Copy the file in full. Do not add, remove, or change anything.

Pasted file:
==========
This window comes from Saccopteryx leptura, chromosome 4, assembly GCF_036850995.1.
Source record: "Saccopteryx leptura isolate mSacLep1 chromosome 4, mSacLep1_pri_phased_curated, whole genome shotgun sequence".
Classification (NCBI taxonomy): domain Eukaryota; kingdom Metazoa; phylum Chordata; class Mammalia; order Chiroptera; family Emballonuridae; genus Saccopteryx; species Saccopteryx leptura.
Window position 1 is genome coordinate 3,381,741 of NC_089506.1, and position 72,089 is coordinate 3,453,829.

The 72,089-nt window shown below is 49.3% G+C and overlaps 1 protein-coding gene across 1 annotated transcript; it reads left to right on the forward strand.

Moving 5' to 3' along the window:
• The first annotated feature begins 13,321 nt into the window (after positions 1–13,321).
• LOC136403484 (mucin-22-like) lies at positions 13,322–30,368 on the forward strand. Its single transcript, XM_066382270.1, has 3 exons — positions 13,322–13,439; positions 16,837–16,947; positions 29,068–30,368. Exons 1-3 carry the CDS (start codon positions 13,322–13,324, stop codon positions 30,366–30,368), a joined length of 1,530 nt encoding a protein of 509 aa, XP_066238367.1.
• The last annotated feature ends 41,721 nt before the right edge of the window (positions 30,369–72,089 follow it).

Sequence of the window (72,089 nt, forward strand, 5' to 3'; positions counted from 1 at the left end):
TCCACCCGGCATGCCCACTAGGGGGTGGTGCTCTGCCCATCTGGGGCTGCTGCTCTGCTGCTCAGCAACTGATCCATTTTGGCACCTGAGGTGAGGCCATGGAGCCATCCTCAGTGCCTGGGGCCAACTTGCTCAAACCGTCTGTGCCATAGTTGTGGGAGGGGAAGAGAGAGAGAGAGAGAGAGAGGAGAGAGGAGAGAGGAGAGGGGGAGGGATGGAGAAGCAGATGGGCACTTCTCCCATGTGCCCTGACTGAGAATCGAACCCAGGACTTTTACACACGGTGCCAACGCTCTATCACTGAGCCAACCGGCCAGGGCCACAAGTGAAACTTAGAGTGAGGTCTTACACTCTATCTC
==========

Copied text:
This window comes from Saccopteryx leptura, chromosome 4, assembly GCF_036850995.1.
Source record: "Saccopteryx leptura isolate mSacLep1 chromosome 4, mSacLep1_pri_phased_curated, whole genome shotgun sequence".
Classification (NCBI taxonomy): domain Eukaryota; kingdom Metazoa; phylum Chordata; class Mammalia; order Chiroptera; family Emballonuridae; genus Saccopteryx; species Saccopteryx leptura.
Window position 1 is genome coordinate 3,381,741 of NC_089506.1, and position 72,089 is coordinate 3,453,829.

The 72,089-nt window shown below is 49.3% G+C and overlaps 1 protein-coding gene across 1 annotated transcript; it reads left to right on the forward strand.

Moving 5' to 3' along the window:
• The first annotated feature begins 13,321 nt into the window (after positions 1–13,321).
• LOC136403484 (mucin-22-like) lies at positions 13,322–30,368 on the forward strand. Its single transcript, XM_066382270.1, has 3 exons — positions 13,322–13,439; positions 16,837–16,947; positions 29,068–30,368. Exons 1-3 carry the CDS (start codon positions 13,322–13,324, stop codon positions 30,366–30,368), a joined length of 1,530 nt encoding a protein of 509 aa, XP_066238367.1.
• The last annotated feature ends 41,721 nt before the right edge of the window (positions 30,369–72,089 follow it).

Sequence of the window (72,089 nt, forward strand, 5' to 3'; positions counted from 1 at the left end):
TCCACCCGGCATGCCCACTAGGGGGTGGTGCTCTGCCCATCTGGGGCTGCTGCTCTGCTGCTCAGCAACTGATCCATTTTGGCACCTGAGGTGAGGCCATGGAGCCATCCTCAGTGCCTGGGGCCAACTTGCTCAAACCGTCTGTGCCATAGTTGTGGGAGGGGAAGAGAGAGAGAGAGAGAGAGAGGAGAGAGGAGAGAGGAGAGGGGGAGGGATGGAGAAGCAGATGGGCACTTCTCCCATGTGCCCTGACTGAGAATCGAACCCAGGACTTTTACACACGGTGCCAACGCTCTATCACTGAGCCAACCGGCCAGGGCCACAAGTGAAACTTAGAGTGAGGTCTTACACTCTATCTC